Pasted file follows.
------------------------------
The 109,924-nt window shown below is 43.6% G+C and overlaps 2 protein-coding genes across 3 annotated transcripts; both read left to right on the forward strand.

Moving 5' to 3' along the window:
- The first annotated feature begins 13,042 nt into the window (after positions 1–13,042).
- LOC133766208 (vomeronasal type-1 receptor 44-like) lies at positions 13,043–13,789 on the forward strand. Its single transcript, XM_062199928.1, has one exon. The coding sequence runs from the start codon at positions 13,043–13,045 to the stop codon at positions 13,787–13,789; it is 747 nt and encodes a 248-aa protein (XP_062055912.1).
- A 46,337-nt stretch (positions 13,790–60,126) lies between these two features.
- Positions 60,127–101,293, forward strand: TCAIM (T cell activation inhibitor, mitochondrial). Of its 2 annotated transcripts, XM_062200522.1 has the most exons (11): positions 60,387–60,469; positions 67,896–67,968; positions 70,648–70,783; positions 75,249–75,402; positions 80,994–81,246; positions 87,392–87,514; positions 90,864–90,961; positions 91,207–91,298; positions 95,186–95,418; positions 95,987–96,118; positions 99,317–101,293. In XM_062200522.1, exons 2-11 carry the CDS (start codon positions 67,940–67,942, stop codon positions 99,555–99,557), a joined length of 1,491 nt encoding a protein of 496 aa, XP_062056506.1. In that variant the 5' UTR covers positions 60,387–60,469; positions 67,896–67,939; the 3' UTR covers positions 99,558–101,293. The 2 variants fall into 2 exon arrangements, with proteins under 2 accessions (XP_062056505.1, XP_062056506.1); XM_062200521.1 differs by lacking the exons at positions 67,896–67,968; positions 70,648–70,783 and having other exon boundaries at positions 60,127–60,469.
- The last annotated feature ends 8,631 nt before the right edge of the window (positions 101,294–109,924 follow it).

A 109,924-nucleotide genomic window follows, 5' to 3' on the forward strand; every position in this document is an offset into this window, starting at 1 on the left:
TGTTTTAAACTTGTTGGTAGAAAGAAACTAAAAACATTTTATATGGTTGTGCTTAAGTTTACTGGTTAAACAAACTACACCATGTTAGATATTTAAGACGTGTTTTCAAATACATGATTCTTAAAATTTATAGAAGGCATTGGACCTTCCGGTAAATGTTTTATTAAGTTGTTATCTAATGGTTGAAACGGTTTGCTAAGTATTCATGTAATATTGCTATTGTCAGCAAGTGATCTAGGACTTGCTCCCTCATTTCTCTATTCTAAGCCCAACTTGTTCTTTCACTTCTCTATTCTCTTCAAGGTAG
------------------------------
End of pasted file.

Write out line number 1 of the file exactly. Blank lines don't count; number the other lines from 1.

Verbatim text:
The 109,924-nt window shown below is 43.6% G+C and overlaps 2 protein-coding genes across 3 annotated transcripts; both read left to right on the forward strand.